Self-Assessed Learning Style Correlates to use of Supplemental Learning Materials in an Online Course Management System.
Background: The benefit of online learning materials in medical education is not well defined. Aim: The study correlated certain self-identified learning styles with the use of self-selected online learning materials. Methods: First-year osteopathic medical students were given access to review and/or summary materials via an online course management system (CMS) while enrolled in a pre-clinical course. At the end of the course, students completed a self-assessment of learning style based on the Index of Learning Styles and a brief survey regarding their usage and perceived advantage of the online learning materials. Results: Students who accessed the online materials earned equivalent grades to those who did not. However, the study found that students who described their learning styles as active, intuitive, global, and/or visual were more likely to use online educational resources than those who identified their learning style as reflective, sensing, sequential, and/or verbal. Conclusions: Identification of a student's learning style can help medical educators direct students to learning resources that best suit their individual needs.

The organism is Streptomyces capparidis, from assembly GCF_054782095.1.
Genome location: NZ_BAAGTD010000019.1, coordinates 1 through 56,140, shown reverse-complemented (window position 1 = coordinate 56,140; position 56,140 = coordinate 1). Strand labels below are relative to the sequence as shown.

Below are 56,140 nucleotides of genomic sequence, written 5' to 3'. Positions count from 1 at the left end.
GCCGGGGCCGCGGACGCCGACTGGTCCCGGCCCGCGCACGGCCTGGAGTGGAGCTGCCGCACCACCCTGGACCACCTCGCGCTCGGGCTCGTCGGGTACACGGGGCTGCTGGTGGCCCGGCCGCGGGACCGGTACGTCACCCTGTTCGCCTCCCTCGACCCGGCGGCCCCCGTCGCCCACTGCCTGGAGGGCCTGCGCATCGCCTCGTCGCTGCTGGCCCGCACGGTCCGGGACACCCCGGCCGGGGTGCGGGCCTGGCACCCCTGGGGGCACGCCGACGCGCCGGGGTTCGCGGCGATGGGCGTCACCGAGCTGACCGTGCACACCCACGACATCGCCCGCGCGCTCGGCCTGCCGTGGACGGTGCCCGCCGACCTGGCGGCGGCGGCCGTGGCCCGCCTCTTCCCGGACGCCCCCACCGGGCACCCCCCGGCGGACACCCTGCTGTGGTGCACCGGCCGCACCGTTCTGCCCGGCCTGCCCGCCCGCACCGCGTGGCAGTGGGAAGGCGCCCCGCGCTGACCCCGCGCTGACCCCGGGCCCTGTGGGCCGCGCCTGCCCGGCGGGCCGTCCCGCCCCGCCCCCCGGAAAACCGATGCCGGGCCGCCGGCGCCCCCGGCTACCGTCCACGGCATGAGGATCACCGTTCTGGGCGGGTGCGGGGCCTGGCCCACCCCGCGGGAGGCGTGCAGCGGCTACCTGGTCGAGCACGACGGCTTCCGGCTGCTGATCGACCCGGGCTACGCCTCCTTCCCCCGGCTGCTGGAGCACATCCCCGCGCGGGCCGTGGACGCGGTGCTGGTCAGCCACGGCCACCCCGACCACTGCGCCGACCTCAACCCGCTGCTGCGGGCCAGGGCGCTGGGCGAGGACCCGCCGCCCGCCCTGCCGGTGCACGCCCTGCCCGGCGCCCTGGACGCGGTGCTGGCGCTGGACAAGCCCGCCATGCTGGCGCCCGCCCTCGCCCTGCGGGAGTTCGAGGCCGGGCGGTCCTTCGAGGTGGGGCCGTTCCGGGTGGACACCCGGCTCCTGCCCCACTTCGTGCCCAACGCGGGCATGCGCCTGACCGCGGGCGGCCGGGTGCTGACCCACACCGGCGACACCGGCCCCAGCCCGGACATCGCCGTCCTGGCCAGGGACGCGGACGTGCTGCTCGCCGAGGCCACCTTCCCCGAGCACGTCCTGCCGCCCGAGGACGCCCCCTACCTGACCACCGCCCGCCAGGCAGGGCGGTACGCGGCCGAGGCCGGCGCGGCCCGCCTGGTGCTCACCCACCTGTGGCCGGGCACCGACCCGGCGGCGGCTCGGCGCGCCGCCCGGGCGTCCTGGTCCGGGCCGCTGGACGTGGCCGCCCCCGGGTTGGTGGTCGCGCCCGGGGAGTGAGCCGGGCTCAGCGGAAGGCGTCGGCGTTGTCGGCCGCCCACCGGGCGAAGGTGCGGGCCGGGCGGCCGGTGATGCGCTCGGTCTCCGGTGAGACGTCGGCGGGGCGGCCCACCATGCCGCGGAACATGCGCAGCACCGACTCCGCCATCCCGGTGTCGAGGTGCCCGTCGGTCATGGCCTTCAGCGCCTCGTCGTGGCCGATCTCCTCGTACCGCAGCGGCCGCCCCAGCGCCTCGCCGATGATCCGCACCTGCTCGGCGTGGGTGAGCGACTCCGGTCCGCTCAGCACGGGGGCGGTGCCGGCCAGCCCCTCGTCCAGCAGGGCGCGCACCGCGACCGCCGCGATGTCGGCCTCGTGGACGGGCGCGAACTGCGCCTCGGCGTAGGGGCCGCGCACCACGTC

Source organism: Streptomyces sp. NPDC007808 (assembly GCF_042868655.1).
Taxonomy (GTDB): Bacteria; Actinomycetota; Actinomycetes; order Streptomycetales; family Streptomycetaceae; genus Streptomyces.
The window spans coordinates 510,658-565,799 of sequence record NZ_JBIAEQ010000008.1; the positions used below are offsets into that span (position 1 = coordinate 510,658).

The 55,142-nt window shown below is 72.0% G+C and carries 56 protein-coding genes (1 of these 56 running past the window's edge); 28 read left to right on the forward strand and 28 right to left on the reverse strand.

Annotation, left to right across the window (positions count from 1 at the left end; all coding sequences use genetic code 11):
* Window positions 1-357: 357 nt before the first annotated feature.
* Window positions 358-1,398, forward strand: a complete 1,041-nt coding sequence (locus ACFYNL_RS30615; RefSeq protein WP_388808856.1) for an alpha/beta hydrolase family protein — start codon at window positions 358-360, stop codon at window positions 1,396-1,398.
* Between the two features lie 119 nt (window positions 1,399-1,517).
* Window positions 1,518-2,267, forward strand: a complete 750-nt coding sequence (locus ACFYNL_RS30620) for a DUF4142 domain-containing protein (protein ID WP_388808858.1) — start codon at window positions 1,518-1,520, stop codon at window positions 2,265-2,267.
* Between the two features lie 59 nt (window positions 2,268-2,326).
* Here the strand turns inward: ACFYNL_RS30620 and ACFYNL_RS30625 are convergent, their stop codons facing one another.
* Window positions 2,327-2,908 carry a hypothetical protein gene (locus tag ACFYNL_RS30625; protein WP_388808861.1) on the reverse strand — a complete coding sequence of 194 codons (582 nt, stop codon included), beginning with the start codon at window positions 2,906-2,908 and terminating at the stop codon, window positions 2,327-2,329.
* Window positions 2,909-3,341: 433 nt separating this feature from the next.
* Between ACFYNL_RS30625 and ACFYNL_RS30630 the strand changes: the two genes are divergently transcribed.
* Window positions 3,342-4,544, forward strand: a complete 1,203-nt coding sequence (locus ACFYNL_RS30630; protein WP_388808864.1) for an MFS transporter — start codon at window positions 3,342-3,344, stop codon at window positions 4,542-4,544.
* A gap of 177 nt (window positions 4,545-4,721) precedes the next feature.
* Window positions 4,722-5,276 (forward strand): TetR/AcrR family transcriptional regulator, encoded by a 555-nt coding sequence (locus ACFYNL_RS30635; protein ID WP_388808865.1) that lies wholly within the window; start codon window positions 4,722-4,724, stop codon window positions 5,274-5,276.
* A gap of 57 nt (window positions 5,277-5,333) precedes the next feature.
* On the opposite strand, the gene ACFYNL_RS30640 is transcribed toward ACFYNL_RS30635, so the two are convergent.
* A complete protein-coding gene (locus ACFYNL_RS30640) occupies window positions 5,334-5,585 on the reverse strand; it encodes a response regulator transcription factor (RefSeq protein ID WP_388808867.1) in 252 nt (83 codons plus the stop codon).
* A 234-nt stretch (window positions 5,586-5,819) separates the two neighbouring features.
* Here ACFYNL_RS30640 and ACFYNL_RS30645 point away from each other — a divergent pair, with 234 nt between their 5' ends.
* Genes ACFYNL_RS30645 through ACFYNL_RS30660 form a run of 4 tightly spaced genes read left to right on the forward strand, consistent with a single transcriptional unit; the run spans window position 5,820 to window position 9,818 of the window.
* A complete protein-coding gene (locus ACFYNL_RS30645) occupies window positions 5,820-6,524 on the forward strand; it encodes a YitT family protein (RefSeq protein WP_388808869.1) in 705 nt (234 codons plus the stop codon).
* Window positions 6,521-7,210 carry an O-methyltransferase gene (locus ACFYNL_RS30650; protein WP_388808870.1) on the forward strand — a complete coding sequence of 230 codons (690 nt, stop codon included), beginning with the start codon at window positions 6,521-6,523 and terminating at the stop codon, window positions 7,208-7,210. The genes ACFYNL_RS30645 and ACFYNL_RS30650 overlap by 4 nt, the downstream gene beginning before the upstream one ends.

Halbert, Caitlin; Kriebel, Richard M.; Cuzzolino, Robert; Coughlin, Patrick; and Fresa-Dillon, Kerin, "Self-Assessed Learning Style Correlates to use of Supplemental Learning Materials in an Online Course Management System." (2011). PCOM Scholarly Papers. 32.